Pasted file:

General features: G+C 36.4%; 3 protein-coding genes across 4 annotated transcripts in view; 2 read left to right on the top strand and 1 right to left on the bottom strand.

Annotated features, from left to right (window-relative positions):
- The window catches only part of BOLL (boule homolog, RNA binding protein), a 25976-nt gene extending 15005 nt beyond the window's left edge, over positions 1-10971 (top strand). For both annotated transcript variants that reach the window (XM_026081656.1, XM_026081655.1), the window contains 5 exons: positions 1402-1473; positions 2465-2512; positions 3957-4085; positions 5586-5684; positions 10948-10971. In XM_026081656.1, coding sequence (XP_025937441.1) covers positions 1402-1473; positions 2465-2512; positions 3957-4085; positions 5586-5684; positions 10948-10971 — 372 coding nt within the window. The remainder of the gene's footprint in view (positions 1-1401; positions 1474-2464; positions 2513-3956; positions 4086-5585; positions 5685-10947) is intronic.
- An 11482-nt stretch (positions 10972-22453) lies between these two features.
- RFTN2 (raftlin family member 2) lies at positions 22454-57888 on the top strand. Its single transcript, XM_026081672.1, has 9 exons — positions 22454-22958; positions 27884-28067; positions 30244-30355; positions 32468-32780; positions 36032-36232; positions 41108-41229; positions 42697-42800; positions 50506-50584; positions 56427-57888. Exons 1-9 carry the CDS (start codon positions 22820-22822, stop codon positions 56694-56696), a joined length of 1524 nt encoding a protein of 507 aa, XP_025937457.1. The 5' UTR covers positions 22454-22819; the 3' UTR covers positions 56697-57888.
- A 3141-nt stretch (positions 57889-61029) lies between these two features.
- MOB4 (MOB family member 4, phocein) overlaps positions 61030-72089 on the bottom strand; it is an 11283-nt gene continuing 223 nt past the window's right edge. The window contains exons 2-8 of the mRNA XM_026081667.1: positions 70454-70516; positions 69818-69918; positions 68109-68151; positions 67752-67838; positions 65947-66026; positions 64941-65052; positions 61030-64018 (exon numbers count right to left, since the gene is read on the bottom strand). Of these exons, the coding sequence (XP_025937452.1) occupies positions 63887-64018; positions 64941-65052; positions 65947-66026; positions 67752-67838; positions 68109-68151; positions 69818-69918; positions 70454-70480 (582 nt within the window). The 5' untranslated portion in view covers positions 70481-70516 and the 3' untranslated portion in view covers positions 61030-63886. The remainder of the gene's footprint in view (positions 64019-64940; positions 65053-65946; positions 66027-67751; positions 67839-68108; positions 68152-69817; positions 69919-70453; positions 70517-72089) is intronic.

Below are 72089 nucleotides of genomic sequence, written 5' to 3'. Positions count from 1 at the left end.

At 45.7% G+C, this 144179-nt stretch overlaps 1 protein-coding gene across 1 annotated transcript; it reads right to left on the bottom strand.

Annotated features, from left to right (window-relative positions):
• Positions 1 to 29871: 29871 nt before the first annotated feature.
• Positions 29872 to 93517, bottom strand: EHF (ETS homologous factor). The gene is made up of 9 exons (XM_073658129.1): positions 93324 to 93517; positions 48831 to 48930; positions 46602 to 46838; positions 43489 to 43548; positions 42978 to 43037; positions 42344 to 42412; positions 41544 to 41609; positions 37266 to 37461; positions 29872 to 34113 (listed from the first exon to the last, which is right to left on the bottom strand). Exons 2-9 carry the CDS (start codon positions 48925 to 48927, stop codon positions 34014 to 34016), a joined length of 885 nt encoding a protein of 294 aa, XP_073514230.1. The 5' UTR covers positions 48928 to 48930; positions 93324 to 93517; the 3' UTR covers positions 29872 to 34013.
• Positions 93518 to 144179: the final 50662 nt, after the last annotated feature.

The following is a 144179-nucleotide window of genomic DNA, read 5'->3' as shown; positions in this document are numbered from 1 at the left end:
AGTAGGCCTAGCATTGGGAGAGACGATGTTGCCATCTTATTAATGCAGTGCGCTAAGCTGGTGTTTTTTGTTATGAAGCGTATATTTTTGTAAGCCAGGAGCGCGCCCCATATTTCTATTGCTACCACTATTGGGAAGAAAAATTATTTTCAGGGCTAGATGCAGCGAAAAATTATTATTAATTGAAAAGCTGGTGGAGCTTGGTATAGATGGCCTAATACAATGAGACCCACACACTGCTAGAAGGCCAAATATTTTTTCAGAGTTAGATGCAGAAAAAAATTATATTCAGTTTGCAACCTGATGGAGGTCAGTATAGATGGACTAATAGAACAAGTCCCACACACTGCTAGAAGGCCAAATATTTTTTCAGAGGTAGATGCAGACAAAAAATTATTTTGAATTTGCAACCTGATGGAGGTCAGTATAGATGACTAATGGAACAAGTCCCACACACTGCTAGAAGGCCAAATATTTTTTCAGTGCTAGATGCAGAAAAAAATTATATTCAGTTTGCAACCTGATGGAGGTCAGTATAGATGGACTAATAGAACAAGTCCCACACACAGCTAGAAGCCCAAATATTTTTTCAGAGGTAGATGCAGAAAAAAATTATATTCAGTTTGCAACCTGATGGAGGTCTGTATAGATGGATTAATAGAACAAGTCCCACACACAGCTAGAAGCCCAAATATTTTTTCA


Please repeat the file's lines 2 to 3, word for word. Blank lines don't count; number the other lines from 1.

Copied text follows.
Annotated features, from left to right (window-relative positions):
- The window catches only part of BOLL (boule homolog, RNA binding protein), a 25976-nt gene extending 15005 nt beyond the window's left edge, over positions 1-10971 (top strand). For both annotated transcript variants that reach the window (XM_026081656.1, XM_026081655.1), the window contains 5 exons: positions 1402-1473; positions 2465-2512; positions 3957-4085; positions 5586-5684; positions 10948-10971. In XM_026081656.1, coding sequence (XP_025937441.1) covers positions 1402-1473; positions 2465-2512; positions 3957-4085; positions 5586-5684; positions 10948-10971 — 372 coding nt within the window. The remainder of the gene's footprint in view (positions 1-1401; positions 1474-2464; positions 2513-3956; positions 4086-5585; positions 5685-10947) is intronic.